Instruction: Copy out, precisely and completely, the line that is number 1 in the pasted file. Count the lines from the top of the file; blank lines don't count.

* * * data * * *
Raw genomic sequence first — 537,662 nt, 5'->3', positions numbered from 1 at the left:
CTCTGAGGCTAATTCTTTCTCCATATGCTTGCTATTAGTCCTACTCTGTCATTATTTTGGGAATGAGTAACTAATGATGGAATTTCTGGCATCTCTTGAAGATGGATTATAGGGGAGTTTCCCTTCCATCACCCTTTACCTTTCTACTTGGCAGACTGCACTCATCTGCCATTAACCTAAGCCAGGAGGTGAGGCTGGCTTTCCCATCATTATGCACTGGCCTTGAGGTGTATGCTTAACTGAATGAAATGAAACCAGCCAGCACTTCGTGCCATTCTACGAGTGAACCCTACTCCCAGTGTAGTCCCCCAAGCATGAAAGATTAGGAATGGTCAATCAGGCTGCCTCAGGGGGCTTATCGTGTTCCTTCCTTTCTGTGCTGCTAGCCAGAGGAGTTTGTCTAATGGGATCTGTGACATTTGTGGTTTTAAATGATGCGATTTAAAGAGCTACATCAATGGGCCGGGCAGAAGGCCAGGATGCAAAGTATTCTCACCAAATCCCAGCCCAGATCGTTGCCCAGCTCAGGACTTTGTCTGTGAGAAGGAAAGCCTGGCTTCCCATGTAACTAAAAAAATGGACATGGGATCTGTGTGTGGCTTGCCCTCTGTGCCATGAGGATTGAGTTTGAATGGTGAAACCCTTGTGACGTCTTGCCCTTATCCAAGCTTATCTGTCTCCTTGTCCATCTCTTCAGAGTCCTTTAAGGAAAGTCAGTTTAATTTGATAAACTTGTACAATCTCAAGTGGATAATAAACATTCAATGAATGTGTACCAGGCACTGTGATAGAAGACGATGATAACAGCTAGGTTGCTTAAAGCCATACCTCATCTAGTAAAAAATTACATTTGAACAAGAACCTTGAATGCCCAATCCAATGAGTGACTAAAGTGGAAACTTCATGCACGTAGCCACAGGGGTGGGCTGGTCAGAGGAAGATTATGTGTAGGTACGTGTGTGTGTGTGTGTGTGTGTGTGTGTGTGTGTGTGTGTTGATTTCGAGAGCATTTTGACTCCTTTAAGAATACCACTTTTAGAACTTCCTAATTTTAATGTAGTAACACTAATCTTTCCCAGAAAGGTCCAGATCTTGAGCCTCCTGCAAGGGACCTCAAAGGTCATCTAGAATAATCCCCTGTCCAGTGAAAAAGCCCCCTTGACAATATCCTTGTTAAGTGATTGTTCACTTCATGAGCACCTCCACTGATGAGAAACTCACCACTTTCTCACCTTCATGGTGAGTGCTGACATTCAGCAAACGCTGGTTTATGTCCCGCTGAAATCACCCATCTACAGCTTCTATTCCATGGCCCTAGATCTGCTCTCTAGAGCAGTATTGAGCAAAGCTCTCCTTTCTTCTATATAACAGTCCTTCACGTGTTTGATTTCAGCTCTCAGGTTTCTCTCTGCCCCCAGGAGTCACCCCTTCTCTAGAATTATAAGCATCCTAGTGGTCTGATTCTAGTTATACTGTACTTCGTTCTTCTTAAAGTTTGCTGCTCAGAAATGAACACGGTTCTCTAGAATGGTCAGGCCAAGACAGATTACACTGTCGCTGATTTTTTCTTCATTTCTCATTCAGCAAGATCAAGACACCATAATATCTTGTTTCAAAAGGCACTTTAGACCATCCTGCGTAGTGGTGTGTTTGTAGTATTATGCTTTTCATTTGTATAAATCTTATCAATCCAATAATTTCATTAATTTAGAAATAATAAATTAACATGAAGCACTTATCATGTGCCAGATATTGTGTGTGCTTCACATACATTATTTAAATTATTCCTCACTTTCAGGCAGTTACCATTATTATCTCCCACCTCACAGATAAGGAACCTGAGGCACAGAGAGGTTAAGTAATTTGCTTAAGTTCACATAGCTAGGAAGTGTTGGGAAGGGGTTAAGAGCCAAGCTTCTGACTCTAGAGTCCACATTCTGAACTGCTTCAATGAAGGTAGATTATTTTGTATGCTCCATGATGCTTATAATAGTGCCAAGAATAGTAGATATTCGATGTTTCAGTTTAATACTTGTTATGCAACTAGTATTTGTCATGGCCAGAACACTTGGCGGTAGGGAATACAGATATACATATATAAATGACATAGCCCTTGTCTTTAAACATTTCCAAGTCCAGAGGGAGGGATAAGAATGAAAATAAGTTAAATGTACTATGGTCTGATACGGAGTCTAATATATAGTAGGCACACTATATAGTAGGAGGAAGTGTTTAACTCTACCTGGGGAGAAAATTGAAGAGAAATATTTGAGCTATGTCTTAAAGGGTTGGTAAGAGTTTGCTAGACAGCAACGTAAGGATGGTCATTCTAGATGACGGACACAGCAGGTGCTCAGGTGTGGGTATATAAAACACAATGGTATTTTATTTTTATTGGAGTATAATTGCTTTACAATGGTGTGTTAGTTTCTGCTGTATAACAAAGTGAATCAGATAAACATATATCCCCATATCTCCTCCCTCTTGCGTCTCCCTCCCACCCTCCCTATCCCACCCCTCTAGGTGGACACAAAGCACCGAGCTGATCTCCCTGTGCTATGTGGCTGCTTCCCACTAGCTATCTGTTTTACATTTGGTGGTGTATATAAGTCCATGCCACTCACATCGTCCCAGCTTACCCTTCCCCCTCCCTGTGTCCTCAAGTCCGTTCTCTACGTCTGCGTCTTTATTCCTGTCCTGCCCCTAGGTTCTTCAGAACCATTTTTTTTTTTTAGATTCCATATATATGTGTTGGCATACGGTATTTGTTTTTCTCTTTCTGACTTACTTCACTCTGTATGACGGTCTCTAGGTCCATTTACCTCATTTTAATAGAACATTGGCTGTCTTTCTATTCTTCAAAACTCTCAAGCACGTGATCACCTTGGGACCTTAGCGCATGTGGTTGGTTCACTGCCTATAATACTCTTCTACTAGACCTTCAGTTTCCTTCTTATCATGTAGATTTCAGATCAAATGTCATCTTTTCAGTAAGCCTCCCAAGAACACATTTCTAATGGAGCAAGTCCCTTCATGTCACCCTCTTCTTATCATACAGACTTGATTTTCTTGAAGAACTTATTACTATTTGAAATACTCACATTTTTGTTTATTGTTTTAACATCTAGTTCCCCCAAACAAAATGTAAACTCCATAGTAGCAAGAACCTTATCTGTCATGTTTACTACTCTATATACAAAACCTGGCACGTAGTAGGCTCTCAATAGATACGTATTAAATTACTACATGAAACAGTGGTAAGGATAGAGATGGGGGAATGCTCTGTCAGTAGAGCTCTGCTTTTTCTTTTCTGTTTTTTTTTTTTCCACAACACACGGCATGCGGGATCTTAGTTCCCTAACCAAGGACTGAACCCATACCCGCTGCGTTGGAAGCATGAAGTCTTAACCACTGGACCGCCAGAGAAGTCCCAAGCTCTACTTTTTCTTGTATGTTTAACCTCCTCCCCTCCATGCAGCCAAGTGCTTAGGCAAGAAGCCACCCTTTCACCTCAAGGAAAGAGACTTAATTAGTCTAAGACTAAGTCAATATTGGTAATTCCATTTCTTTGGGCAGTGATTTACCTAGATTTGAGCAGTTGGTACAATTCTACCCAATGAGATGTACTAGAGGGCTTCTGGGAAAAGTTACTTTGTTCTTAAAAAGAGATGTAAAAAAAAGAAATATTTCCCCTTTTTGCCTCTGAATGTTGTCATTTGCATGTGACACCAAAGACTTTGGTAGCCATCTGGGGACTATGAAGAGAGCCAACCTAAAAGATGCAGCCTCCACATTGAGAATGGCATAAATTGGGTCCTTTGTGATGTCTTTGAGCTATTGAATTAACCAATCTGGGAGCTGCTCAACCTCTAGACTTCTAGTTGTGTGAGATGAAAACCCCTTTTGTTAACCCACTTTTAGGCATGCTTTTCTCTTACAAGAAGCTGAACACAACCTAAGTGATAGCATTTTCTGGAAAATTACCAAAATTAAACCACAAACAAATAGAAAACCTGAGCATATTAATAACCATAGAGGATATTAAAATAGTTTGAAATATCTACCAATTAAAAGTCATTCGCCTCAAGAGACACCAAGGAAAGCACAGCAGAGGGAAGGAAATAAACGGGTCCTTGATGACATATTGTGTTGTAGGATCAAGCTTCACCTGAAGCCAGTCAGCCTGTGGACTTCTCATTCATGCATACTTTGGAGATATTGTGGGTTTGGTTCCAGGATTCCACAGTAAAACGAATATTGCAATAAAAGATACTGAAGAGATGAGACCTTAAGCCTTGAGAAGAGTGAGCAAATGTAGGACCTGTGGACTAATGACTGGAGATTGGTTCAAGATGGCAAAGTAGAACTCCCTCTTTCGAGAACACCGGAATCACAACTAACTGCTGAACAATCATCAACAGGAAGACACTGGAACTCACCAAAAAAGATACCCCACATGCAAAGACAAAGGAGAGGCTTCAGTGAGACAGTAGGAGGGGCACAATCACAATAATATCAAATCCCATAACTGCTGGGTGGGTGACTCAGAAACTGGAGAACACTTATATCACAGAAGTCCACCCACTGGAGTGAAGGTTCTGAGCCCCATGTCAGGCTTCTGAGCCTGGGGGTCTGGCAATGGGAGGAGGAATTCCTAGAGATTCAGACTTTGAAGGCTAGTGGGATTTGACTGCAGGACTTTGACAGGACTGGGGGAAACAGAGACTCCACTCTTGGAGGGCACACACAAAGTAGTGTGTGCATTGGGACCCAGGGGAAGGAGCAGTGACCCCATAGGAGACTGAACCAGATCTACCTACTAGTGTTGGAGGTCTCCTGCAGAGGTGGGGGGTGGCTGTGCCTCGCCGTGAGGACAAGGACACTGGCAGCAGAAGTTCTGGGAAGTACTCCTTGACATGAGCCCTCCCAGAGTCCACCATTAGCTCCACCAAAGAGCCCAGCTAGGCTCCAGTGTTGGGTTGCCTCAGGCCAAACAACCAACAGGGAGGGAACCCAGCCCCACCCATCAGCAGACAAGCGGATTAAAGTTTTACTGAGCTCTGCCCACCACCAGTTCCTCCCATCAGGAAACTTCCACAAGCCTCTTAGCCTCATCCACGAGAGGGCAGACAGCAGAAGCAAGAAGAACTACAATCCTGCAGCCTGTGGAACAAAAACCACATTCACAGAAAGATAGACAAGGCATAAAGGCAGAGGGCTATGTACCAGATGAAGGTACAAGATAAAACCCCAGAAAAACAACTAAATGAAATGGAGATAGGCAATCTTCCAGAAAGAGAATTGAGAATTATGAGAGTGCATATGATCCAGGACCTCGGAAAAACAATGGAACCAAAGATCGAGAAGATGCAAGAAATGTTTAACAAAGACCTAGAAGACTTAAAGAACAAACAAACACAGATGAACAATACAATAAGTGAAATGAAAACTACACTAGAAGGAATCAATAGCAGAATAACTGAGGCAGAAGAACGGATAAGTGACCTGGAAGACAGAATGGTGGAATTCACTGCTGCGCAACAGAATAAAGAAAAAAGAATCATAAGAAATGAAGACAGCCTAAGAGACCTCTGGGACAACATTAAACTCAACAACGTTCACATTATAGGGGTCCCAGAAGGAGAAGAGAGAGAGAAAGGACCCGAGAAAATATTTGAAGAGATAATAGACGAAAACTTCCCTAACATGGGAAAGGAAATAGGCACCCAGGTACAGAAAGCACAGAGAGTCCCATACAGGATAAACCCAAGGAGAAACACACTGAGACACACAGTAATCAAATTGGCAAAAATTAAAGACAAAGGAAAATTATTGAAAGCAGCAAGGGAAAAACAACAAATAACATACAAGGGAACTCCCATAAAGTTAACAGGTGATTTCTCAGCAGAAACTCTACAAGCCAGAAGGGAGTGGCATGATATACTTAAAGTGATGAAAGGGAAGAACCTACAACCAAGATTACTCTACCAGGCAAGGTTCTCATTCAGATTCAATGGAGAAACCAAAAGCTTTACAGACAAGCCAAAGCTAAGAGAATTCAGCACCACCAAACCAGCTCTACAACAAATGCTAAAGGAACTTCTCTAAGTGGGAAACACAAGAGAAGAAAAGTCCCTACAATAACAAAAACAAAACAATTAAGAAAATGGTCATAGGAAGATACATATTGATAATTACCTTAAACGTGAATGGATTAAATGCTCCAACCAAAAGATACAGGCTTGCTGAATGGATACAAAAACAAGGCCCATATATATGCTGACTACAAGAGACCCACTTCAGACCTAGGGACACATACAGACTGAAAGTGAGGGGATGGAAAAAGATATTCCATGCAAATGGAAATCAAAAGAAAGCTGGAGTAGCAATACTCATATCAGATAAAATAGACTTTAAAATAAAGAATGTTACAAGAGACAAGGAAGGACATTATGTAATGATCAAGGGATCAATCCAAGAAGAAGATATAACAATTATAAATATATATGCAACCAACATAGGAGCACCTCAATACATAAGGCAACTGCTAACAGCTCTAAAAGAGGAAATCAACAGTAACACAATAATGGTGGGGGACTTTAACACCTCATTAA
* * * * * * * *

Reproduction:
Raw genomic sequence first — 537,662 nt, 5'->3', positions numbered from 1 at the left: